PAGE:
Ken’s Hopes for Parents in Pain During the Holidays
For the holidays, I decided to unwrap a personal wound to support divorced parents everywhere whose relationship with their children brings them a sadness that only parents can know.
I have my share of emotional scar tissue from 60 years of life. I carry my pain well, I hope, after years of devotion to finding an emotionally healthy, insightful approach to life’s challenges. My path started, and continues, with honesty about myself, and a generous dose of humor to ease the discomfort of confronting my weaknesses. I use these qualities almost interchangeably. As my friends and family will attest, unfailingly, there is humor in my honesty and a measure of honesty in most of my humor.
The truth is that I struggle each day under the weight of emotional scars from my childhood and my adult life. I am a broken man, and I don’t pretend otherwise. And this very acknowledgement helps me grow, day by day, into a better human being. Over time, I developed a simple life philosophy: I am not entitled to hold my head high unless I first hold myself accountable and work to make changes when I fall short of expectations for myself. Essentially, I challenge myself daily to earn the right to feel good about who I am.
I have stumbled badly at times. My most painful failure in life was the loss of my first marriage. I married a good woman, and an even better mother, but when I realized that we were not the best fit for each other, I grew unhappier. I became depressed about my future. More importantly, my unhappiness pitted my primal instinct to protect my daughters, no matter the sacrifice to me, against my deeply held desire to be happy as an individual. The clash of these two fundamental values, and my sense of duty, posed the most significant moral challenge of my life.
Ultimately, I failed the Sophie’s Choice type test. I was selfish — and in my selfishness, I lost my young daughters to the East Coast when my ex-wife remarried and relocated. In retrospect, the decision may forever test my life approach to holding myself accountable. For many years, not a day went by where I didn’t ask myself if I made the right choice. The price of my selfishness has been high — and painful, especially during the holidays when the focus on family is perhaps strongest. Twelve years have passed and I have not spent any of the holidays with my daughters since. The pain cuts deep, but the guilt cuts even deeper. In my heart, I know that I made the right decision for my happiness. Part of me, however, will always feel that I should have sacrificed myself for my daughters. They deserved a better childhood than I had, and certainly better than I provided.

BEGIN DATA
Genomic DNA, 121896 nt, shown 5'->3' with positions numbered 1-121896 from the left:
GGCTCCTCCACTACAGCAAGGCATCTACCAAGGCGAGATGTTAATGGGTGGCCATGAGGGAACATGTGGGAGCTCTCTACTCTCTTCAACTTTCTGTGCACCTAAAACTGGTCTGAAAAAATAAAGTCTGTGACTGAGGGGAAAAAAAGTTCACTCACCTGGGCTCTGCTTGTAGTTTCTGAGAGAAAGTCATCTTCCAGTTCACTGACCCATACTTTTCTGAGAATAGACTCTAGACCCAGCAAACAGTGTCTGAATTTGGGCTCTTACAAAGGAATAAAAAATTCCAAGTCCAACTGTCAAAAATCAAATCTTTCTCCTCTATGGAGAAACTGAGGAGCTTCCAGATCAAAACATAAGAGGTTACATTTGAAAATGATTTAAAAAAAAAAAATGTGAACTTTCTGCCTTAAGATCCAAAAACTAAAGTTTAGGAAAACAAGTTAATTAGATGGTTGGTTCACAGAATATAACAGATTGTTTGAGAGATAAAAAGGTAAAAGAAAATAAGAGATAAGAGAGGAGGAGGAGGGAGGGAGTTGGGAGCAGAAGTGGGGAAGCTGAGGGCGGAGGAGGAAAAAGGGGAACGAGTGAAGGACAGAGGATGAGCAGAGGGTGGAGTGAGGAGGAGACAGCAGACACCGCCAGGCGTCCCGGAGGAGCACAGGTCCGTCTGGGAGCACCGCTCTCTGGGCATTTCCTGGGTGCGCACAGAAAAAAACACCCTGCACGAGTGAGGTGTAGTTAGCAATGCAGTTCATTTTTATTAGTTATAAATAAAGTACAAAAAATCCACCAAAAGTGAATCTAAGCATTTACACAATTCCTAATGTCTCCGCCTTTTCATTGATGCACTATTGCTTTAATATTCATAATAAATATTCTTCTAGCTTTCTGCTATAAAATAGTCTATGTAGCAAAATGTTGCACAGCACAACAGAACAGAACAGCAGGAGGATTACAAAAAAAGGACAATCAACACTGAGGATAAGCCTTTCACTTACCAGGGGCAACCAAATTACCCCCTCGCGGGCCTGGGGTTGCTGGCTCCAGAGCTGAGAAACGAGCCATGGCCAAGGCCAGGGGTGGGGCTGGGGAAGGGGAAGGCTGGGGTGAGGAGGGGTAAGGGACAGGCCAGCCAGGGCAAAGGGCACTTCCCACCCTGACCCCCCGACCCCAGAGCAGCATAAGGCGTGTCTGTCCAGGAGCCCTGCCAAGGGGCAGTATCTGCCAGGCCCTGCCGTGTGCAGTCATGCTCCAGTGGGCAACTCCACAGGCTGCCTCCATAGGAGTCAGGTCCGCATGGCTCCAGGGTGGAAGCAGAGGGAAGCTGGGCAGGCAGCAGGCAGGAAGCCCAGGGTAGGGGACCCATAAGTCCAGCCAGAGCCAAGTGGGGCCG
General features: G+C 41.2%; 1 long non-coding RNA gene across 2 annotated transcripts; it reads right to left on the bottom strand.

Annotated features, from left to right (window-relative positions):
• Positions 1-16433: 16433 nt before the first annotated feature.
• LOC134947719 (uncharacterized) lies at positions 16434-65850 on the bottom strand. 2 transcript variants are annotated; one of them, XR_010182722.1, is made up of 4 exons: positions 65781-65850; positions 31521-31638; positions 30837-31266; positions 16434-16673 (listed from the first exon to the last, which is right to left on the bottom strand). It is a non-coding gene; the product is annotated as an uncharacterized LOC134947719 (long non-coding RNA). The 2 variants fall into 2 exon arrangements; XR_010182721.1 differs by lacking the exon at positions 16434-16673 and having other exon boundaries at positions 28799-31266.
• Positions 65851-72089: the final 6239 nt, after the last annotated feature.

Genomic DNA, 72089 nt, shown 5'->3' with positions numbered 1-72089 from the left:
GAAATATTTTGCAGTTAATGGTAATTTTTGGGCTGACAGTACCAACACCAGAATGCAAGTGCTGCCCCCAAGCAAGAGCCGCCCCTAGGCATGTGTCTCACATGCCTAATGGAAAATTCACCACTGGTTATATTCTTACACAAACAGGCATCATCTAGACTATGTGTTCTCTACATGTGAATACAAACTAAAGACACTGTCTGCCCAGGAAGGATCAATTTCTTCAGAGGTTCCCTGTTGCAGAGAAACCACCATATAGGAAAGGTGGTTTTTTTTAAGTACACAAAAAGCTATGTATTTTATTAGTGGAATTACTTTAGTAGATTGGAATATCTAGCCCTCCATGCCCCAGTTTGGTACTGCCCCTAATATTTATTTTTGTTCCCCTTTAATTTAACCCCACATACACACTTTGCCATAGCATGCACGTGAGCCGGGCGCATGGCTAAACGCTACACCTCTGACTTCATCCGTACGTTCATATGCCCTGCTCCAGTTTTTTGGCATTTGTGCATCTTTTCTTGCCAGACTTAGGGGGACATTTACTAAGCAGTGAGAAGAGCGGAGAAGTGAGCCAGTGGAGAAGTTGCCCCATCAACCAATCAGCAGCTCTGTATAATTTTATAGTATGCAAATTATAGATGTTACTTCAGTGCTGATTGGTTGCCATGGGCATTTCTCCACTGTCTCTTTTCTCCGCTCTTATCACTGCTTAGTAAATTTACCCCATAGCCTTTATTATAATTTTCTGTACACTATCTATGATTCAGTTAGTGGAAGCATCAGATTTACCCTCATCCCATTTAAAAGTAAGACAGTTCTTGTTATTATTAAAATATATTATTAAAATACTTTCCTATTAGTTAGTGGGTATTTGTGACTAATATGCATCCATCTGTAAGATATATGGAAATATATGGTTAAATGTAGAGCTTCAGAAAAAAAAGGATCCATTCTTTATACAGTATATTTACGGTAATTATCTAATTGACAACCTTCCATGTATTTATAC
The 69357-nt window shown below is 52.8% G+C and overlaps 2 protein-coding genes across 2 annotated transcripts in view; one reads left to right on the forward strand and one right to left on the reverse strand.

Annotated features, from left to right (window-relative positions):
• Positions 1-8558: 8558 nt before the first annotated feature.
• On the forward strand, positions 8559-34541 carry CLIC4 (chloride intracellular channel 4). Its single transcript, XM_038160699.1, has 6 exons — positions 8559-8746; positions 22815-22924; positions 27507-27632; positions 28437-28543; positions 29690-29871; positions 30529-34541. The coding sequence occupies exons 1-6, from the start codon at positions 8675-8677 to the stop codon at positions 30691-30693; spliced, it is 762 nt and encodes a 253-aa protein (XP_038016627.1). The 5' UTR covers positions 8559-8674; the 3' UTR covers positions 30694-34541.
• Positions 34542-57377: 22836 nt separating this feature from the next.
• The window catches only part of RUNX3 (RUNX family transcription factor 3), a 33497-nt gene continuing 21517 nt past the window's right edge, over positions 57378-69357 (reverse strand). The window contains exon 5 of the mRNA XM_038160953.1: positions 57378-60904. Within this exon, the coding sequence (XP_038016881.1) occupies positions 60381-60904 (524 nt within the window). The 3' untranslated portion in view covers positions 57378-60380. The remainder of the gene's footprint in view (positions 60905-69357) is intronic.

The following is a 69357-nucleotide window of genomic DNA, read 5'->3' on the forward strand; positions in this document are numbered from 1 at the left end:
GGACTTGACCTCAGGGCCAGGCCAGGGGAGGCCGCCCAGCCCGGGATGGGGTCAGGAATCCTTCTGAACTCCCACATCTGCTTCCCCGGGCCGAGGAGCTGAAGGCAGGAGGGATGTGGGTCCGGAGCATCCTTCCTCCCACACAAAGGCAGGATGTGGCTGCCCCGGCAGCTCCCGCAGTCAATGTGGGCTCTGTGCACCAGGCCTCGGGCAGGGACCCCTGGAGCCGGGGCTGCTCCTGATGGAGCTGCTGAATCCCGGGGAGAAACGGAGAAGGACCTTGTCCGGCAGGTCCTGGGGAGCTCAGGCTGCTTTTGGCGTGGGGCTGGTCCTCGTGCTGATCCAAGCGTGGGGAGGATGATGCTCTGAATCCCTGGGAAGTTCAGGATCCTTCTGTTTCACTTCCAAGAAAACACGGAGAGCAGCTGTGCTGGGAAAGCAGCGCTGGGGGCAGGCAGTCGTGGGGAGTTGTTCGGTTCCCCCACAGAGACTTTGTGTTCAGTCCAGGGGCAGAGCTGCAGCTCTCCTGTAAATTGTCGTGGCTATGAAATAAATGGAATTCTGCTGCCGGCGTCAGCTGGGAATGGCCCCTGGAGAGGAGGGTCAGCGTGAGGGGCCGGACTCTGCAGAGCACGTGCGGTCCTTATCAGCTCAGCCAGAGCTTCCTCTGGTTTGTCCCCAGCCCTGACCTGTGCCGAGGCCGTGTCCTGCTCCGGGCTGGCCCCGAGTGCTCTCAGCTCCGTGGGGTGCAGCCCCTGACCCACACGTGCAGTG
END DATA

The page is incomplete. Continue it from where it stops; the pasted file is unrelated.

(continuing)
I know that I am not alone with my feelings and thoughts. I am no different than many divorced parents who struggle with the same issues, and now live with the consequences. Fortunately, I remarried well, beyond well actually, as did my ex-wife. I could not ask for a better life partner than my wife, Lisa, who brings sunshine to my day each and every day. I look forward to the rest of my life as never before. But nonetheless, the pain from the loss of being involved in my daughters’ daily lives never completely leaves me. I used to regularly ask myself, “What could I have done differently?” and “Would it have made a difference?” Now, I don’t, or at least not as often. I have made peace with the answers to the extent that I can.
For all divorced parents whose relationship with their children is strained, my Christmas wish for you is peace, patience, and resolve to continue to give love even if the love is unreturned for now. I wake up to that challenge every day. With few exceptions, love heals all wounds in time. The primal need for parents to be loved by their children, and likewise for children to be loved by their parents, is an invisible force forever drawing families back together. Don’t lose hope. Throw love at whatever the issue is. Eventually, love sticks.
For ex-spouses, family and friends, I urge you all to use the holidays as an opportunity to help heal. Plant seeds of hope and love with a parent or child in need of a reminder to reconnect. And if you aren’t inclined to embrace the invisible force and help heal for whatever reason, don’t add to the wound. Be the better person. There should be no scores to settle at the expense of the parent-child bond, especially if the motivation is personal rather than the best interests of the child.
The holidays are a perfect time to remind ourselves that not every emotional scar is in search of blame and that the parent-child bond is perhaps the most fundamental foundation for all happiness and emotional health in life. Life is full of difficult choices and hardship, where finding fault has no place and serves no purpose but to cause additional unnecessary pain. We all struggle in life. Sometimes we stumble. It is how we catch our balance that defines who we are. Merry Christmas, Katie and Jess. I love you.